Glinka, Konstantin Dmitrievich
Born June 23 (July 5), 1867, in the village of Koptevo, in present-day Dukhovshchina Raion, Smolensk Oblast; died Nov. 2, 1927, in Leningrad. Soviet soil scientist. Academician of the Academy of Sciences of the USSR (1927).
In 1889, Glinka graduated from the department of physics and mathematics of the University of St. Petersburg and was retained as an assistant with the subdepartment of mineralogy under Professor V. V. Dokuchaev. In 1895 he became an assistant in the subdepartment of geology and mineralogy at the Novo-Aleksandriia Agricultural Institute, an adjunct professor there after defending his master’s thesis in 1896. Concurrently he directed the subdepartment of soil science at the institute, the only one of its kind at the time in Russia. In 1906 he defended his doctoral dissertation (Investigations in Erosion), in which he gave an account of the stages of weathering and the conversion of primary minerals into secondary minerals.
From 1906 to 1910, under Glinka’s direction, investigations were conducted to make qualitative analyses of the soils in the provinces of, among others, Vologda, Novgorod, Pskov, Tver’, Smolensk, Kaluga, Vladimir, Yaroslavl, Nizhny Novgorod, and Simbirsk. From 1908 to 1914 he organized and directed the work of pedological and botanical expeditions of the Central Resettlement Administration in Western and Eastern Siberia, the Far East, and Middle Asia. The expeditions gathered materials which described the soil resources of new regions for agricultural development.
In 1913, Glinka became director of the Voronezh Agricultural Institute, and in 1922 of the Leningrad Agricultural Institute, where at the same time he was head of the sub-department of soil science. In 1927 he became director of the Soil Science Institute of the Academy of Sciences of the USSR. At the First International Congress of Soil Science in 1927 he was elected president of the International Society of Soil Science. Glinka conducted soil investigations simultaneously with geochemical and mineralogical research, covering a wide range of questions in physical geography and soil erosion. Glinka contributed a great deal to the understanding of the principles of the geographical distribution of soils, pedogenesis, podzolization, and the development of solonets and brown semiarid soils. He is the founder of the science of paleopedology. Glinka’s propagation of the principles of pedogenesis in Russia and abroad has had a progressive influence.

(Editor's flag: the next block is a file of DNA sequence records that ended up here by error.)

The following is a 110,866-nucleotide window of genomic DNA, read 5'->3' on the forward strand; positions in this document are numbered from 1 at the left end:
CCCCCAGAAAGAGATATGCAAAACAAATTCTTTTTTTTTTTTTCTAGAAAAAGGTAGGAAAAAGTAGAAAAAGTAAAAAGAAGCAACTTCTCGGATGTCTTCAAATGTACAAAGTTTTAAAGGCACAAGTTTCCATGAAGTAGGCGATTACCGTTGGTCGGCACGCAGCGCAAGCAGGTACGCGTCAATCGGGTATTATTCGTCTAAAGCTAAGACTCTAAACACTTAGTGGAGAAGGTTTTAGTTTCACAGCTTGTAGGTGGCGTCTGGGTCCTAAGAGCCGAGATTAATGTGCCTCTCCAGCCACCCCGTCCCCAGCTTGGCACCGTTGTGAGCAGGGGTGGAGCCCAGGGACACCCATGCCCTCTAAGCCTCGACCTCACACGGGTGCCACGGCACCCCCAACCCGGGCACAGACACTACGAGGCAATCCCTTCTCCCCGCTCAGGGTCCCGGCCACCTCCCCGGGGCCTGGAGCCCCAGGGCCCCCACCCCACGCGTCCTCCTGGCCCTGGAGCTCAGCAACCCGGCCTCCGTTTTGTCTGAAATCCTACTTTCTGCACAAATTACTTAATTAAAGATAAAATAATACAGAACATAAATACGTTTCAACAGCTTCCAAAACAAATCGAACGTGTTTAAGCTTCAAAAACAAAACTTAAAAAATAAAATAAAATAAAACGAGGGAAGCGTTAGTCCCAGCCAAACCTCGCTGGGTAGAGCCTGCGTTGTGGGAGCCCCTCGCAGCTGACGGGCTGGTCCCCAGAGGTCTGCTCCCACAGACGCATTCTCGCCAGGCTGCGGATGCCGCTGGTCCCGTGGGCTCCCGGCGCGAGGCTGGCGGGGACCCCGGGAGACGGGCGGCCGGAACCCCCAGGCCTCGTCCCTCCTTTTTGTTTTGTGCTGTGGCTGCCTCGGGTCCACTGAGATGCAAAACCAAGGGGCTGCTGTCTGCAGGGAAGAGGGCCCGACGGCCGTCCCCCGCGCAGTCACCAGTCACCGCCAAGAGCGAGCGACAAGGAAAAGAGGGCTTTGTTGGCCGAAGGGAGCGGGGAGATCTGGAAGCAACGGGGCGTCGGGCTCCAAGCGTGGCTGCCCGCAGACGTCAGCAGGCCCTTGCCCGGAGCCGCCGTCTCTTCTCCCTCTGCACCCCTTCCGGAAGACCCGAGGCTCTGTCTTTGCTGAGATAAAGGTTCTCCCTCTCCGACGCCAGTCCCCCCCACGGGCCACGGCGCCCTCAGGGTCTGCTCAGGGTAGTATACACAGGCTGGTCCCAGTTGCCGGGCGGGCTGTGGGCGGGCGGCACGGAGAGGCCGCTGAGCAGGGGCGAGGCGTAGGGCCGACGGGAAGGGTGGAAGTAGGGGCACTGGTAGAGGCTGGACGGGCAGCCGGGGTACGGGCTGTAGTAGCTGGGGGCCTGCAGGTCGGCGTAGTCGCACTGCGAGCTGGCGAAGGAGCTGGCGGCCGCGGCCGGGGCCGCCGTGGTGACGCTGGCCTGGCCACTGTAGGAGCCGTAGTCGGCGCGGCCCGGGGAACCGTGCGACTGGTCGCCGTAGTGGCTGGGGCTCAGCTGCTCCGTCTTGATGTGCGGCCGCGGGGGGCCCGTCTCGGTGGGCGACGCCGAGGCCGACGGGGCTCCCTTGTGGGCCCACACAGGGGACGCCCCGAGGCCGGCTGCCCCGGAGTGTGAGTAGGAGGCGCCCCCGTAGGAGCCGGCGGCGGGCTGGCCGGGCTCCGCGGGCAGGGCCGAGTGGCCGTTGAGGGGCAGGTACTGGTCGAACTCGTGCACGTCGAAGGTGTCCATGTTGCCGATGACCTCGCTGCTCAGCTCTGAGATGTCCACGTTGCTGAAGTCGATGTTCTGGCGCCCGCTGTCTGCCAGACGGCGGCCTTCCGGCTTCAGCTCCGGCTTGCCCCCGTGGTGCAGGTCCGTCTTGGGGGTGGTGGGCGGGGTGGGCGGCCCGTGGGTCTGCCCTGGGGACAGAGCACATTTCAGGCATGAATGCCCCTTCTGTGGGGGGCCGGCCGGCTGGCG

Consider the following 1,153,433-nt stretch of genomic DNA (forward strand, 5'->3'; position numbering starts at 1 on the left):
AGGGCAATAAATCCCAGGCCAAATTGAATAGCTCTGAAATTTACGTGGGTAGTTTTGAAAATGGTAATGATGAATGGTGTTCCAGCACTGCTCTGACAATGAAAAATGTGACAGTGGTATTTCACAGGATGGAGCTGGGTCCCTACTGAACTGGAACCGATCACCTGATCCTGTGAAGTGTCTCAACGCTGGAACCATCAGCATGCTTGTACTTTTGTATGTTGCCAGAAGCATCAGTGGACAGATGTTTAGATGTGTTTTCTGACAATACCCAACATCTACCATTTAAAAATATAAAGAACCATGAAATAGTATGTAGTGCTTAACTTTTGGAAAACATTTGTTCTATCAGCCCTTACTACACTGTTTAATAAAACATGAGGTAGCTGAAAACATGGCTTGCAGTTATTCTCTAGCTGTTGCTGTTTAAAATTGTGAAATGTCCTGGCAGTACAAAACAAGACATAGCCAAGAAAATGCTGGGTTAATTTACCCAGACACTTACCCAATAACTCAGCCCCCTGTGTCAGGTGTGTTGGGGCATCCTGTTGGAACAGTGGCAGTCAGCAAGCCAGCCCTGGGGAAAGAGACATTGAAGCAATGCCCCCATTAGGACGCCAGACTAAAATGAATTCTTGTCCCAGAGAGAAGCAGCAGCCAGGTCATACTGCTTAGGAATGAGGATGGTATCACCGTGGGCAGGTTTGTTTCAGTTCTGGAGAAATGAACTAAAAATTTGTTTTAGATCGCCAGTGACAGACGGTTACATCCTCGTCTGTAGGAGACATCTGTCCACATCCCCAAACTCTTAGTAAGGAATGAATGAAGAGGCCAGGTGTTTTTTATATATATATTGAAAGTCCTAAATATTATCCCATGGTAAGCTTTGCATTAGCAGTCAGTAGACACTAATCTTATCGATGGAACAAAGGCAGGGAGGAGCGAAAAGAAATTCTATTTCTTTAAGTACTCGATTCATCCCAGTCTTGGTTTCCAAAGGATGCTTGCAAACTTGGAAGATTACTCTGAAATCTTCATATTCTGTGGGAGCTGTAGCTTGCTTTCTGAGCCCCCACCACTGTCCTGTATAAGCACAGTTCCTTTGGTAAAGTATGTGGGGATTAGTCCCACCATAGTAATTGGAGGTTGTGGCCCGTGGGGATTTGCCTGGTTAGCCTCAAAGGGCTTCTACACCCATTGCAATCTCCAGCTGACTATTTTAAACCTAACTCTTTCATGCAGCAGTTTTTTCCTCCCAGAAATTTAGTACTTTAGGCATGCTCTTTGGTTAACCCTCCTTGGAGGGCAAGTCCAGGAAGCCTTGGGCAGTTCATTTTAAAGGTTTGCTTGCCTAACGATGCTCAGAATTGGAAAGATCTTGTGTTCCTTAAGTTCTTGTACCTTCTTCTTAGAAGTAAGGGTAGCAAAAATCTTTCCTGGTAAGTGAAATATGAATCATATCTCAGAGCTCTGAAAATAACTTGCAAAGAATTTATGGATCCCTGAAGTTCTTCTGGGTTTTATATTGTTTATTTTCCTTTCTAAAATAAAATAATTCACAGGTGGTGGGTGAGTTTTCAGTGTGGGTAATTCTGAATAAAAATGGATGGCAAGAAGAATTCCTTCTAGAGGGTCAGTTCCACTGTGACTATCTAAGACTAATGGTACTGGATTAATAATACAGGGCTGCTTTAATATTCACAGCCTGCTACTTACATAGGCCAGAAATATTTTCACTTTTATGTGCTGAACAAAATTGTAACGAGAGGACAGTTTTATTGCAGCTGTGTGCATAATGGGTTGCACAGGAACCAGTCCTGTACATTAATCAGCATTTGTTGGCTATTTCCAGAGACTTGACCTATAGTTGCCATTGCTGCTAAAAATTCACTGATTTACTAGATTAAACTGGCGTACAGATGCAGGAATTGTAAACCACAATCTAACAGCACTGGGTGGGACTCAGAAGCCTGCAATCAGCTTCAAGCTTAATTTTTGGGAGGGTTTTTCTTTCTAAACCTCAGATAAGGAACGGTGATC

WORKSGlaukonit: ego proiskhozhdenie, khimicheskii sostav i kharakter vyvetrivaniia. St. Petersburg, 1896.
“O lesnykh pochvakh.” In Materialy po izucheniiu russkikh pochv, no. 5. St. Petersburg, 1889.
“Laterity i krasnozemy tropicheskikh i subtropicheskikh shirot i rodstvennye im pochvy umerennykh shirot.” Pochvovedenie, 1903, vol. 5, no. 3.
Isseldovaniia v oblasti protsessov vyvetrivaniia. St. Petersburg, 1906.
Pochvy Rossii i prilegaiushchikh stran. Moscow-Petrograd, 1923.
“Degradatsiia i podzolistyi protsess.” Pochvovedenie, 1924, nos. 3-4.
Pochvovedenie, 6th ed. Moscow, 1935.
REFERENCESBerg, L. S. “K. D. Glinka kak geograf.” Tr. Pochvennogo in-ta im. V. V. Dokuchaeva, 1930, nos. 3-4.
Levinson-Lessing, F. Iu. “K. D. Glinka.” Tr. Pochvennogo in-ta im. V. V. Dokuchaeva, 1930, nos. 3-4.
Vernadskii, V. I., “Zapiski ob uchenykh trudakh prof. K. D. Glinki.” Izv. AN SSSR, 1927, vol. 21, no. 18.
Liverovskii, I. [A]. “Tvorcheskii put’ akademika K. D. Glinki.” Pochvovedenie, 1948, no. 6.
IU. A. LIVEROVSKII